Parnasabari was invoked for curing epidemics; Cintamani Avalokitesvara, for
bestowing wealth, etc. Buddhist sites of Orissa have yielded images of many of these
deities. The worship of such gods and goddesses was not limited to monks alone.
Their worship by the lay worshippers in Orissa was attested by number of votive
stupas at the Buddhist sites of Orissa, which carry in their niches these gods and
goddesses, indicating the cult preference of pilgrims.
The worship of these deities also involved elaborate rituals." Archaeological
evidence shows increasing use of dhara and mandalaui the realm of ritual practices.
The mandala form of worship was highly complex and elaborate, which required a
ritual specialists. The Vajrayana texts of the period, like the Hevajra Tantra, the
Guhsasamaja-tantra, etc. refer to the role of sexual partner for monks. This would
have resulted in the emergence of a hereditary priest/monk, required in the complex
mandala rituals of the households, Archaeological finds include secret cellar within
the monastic complex indicating some secret esoteric ritual practices, which were
integral to the Vajrayana form of Buddhism. But iconographic evidence also indicates
that there was a conscious attempt to suppress possible objectionable features of
Vajrayana Buddhism, like the trampling of the Hindu deities and embracing deities.
The relative absence of embracing Buddhist deities as well as those of Buddhist deities
trampling on brahmanical divinities indicate a conscious attempt to restrict the
extreme elements of the religion.
Thus, archaeological evidence from these Buddhist sites indicates great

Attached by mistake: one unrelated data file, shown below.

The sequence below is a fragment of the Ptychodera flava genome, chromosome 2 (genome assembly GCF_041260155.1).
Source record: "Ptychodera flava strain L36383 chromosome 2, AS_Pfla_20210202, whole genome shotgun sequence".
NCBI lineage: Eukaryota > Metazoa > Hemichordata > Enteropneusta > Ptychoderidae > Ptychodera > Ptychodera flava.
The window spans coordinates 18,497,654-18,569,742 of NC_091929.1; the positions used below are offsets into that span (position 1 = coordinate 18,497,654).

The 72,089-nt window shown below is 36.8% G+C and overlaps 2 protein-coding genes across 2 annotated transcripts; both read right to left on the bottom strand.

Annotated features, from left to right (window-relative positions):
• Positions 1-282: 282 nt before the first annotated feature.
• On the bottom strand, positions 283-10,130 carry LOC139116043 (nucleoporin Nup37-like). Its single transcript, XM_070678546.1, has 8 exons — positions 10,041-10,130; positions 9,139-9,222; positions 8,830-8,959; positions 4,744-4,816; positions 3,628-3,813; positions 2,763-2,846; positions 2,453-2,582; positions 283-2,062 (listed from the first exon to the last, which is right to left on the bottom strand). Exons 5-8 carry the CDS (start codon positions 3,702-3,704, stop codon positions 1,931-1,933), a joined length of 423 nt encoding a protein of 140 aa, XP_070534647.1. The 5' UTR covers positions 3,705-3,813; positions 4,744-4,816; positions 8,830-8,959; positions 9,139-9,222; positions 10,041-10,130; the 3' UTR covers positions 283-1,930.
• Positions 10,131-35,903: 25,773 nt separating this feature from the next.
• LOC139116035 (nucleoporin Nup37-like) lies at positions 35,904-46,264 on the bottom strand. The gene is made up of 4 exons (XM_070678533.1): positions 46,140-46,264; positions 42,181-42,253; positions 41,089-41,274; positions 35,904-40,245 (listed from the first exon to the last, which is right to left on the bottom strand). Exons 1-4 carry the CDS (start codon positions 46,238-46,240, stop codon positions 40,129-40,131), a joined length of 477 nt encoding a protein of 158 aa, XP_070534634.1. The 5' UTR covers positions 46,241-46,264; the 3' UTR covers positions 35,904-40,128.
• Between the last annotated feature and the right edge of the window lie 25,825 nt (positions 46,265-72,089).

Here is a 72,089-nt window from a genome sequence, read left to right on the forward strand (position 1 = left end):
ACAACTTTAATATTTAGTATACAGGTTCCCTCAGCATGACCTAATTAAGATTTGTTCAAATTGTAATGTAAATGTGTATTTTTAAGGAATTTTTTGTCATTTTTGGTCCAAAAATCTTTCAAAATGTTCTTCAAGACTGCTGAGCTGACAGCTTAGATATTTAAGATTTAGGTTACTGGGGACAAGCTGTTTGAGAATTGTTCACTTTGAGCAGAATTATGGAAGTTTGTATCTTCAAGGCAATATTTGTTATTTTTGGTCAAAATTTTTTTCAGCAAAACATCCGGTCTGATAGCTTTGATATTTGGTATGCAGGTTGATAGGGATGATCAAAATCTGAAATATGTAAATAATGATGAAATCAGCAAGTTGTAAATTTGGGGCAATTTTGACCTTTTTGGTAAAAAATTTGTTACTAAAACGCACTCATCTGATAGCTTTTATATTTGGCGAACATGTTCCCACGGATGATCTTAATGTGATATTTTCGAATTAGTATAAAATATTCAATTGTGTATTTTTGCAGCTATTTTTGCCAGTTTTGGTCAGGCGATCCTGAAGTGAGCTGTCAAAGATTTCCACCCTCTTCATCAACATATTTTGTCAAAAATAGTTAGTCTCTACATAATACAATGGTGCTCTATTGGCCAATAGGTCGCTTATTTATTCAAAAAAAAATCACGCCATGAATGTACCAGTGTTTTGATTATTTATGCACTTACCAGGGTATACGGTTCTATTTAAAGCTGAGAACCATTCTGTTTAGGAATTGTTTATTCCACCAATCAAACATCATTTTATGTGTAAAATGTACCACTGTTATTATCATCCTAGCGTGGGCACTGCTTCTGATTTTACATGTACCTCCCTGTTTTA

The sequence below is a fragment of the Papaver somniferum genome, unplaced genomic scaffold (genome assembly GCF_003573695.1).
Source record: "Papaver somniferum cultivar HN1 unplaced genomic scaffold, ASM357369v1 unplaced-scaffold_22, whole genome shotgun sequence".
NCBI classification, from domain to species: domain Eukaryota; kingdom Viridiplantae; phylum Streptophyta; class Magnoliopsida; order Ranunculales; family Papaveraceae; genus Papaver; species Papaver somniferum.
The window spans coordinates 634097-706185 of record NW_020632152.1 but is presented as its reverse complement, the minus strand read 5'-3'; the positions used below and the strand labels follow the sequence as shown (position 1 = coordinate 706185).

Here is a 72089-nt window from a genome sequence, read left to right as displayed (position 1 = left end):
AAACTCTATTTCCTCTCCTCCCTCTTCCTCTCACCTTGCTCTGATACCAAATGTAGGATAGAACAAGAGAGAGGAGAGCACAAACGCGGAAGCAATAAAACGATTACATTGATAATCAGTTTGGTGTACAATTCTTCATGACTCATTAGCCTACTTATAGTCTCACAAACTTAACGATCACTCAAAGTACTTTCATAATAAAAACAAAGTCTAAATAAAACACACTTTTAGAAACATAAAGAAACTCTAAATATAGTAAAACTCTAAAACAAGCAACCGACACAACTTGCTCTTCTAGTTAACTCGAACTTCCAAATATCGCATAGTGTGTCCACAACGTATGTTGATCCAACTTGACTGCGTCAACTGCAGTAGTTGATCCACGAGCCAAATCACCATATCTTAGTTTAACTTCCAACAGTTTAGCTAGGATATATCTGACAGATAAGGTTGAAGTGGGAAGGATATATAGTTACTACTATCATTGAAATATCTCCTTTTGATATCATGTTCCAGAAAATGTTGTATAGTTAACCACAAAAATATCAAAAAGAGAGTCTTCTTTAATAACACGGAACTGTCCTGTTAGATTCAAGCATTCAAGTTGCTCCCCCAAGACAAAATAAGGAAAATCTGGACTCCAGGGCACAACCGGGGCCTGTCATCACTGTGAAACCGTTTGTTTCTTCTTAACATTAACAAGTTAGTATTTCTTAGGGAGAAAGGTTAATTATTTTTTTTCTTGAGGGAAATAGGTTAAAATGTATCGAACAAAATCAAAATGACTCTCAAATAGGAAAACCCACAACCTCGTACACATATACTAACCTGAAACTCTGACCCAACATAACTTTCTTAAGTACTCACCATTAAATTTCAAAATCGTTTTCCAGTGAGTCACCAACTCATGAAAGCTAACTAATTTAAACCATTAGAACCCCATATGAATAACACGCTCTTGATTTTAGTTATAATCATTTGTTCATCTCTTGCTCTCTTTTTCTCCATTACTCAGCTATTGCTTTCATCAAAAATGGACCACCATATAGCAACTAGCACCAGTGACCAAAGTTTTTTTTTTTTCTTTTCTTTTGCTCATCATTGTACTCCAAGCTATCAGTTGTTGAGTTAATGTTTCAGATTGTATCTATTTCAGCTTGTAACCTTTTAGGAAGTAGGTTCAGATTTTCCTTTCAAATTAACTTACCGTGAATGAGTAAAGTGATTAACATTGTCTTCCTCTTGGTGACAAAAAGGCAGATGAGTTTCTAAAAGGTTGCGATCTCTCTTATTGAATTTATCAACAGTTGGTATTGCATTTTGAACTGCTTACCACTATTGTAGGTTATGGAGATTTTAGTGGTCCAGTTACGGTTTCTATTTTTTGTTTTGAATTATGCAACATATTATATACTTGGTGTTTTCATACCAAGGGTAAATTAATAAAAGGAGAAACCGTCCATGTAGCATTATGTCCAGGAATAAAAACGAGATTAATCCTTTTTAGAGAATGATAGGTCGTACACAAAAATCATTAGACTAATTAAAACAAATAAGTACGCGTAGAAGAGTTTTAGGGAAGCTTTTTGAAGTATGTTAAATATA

expansion, uninterrupted continuity and attempt to making Buddhism more
instrumental to address the everyday need of the laity.
This expansion of Buddhism was not restricted to Orissa alone. In eastern India,
there was an enormous growth of Buddhism with new monasteries like Ratnagiri
and Vikramasila coming up and old establishment like Nalanda and Bodh Gaya
continuing. In other parts of the subcontinent, Buddhist establishments of the earlier
period, like Sarnatha, Suffice, Kanheri continued to exist even though many sites of
Madhyadesa and Buddhist cave sites of western Deccan, southern Kalinga
(Thotalakonda) and the Krishna valley declined. However, new establishments like
Negapattinam in Tamilnadu also came up during this period.
The innovations that Vajrayana made in terms of the mandala theme in Buddhist
architecture and sculpture, as reflected in the Udayagiri stupa and numerous mandala
sculptures of Orissa in the postfix'" century, went to Southeast Asia and further east to
China, Korea and Japan and across the Himalayas to Nepal and Tibet. It is to be
noted that two important Buddhist monuments of Central Java, notably Borobudur
and Candia Mendut were mandala-stupas built on the Vajradhatu and
Mahakarundgarbhodbhaua mandala respectively (Lundquist 1997:283-306). Similarly,
the Shingon Buddhism of Japan was largely molded on the mandala form. It is
important to note that the Buddhist monks, namely Amoghavajra and
Subhakarasirha, who took these two mandalas to China, were either from Orissa or
associated with it (Yelling 1945: 251-255; Dagan 1978: 178).
Thus, contrary to the received wisdom about the decline of Buddhism in the
period, the historical evidence indicates that Buddhism expanded in some regions,
continued in others and saw enormous spread outside India during 7th century to
Book's Contents and Sample Pages